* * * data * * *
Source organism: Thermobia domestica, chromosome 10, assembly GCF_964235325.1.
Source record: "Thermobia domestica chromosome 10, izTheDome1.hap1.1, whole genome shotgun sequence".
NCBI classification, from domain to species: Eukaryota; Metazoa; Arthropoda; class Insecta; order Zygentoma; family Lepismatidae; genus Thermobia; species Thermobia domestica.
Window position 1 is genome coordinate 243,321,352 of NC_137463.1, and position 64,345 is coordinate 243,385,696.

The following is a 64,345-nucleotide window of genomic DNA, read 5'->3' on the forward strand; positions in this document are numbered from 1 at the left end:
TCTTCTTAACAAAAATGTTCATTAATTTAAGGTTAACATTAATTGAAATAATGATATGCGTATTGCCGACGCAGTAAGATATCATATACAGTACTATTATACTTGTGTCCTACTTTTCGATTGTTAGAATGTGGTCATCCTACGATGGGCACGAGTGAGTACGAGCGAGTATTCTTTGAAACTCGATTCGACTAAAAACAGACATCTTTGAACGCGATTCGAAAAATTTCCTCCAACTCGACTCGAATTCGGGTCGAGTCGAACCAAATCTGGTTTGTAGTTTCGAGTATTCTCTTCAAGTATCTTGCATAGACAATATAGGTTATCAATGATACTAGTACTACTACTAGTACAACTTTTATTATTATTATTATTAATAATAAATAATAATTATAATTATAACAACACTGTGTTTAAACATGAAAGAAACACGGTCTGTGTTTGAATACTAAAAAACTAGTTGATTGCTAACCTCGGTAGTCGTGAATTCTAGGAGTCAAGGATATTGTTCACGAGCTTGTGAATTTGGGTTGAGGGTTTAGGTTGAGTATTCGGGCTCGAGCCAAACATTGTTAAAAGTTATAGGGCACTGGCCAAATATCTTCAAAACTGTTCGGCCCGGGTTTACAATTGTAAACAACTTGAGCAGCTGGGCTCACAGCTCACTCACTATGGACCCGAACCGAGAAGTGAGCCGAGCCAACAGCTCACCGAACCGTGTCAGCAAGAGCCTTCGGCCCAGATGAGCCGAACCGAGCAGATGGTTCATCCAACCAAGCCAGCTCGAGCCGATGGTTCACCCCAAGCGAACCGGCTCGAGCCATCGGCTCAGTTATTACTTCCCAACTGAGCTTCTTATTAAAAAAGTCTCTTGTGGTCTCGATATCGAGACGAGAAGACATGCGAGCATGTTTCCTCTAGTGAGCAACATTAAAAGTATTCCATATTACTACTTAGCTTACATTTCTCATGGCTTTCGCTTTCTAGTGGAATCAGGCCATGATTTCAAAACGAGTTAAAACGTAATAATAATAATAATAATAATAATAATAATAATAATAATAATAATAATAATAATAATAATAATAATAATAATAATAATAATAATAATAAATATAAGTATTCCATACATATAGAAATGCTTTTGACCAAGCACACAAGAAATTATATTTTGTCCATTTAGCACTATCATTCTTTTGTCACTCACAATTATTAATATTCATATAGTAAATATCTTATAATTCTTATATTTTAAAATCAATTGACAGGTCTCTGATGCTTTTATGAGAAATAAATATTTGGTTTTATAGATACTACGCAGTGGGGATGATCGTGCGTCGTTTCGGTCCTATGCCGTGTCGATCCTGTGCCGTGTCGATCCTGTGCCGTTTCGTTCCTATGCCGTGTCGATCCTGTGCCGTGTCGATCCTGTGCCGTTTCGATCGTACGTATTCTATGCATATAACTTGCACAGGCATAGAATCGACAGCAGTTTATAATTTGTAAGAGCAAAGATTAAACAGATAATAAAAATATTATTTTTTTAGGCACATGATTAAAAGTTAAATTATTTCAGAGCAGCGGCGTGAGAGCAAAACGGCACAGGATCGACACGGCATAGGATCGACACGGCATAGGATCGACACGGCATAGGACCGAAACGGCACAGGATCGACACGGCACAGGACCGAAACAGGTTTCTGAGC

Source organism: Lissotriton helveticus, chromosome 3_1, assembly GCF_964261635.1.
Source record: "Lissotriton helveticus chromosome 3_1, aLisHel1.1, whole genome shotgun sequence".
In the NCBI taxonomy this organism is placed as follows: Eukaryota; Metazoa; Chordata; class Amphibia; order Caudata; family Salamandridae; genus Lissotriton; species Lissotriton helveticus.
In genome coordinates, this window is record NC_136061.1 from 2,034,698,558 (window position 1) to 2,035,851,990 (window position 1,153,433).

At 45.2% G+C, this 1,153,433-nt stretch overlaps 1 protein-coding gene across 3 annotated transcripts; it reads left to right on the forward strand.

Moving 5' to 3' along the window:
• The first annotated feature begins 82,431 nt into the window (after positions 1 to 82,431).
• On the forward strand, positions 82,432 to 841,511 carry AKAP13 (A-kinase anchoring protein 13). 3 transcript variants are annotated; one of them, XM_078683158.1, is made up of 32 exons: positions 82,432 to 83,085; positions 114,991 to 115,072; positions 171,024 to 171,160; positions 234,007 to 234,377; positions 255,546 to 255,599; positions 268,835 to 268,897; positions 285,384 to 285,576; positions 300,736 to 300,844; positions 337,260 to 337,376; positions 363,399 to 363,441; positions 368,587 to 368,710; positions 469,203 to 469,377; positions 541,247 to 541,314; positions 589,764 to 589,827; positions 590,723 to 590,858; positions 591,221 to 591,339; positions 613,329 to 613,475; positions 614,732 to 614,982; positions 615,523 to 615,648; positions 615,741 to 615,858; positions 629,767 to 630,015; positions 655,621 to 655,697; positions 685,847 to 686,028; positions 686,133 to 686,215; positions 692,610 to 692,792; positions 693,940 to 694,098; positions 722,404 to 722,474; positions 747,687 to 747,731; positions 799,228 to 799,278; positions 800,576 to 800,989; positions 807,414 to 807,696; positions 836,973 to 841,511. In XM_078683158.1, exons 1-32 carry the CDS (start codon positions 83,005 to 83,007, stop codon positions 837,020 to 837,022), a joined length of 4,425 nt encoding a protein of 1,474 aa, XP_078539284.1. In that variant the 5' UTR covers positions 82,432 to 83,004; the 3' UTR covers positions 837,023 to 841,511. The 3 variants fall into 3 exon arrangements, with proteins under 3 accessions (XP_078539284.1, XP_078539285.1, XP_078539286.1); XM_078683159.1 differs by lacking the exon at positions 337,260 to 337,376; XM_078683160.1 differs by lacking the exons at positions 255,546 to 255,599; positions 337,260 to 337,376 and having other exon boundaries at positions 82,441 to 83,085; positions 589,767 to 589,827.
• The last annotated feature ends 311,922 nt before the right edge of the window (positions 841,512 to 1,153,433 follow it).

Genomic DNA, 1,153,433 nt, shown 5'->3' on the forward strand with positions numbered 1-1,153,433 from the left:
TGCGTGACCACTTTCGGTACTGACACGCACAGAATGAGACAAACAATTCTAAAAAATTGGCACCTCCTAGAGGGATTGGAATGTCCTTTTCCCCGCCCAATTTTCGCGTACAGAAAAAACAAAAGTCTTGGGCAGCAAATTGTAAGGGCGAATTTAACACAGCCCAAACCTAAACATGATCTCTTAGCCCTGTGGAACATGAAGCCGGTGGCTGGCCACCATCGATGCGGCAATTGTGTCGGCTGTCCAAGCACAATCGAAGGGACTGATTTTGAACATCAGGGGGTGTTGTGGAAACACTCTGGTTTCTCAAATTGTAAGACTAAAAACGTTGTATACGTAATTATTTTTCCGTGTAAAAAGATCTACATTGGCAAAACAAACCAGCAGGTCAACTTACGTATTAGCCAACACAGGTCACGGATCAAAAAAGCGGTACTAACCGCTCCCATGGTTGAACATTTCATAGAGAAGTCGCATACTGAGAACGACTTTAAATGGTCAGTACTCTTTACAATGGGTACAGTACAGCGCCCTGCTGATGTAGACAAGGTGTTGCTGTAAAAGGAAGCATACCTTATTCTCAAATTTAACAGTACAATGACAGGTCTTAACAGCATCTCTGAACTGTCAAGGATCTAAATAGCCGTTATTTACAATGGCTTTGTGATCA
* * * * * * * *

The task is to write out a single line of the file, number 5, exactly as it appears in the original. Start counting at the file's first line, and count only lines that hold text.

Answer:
The following is a 64,345-nucleotide window of genomic DNA, read 5'->3' on the forward strand; positions in this document are numbered from 1 at the left end: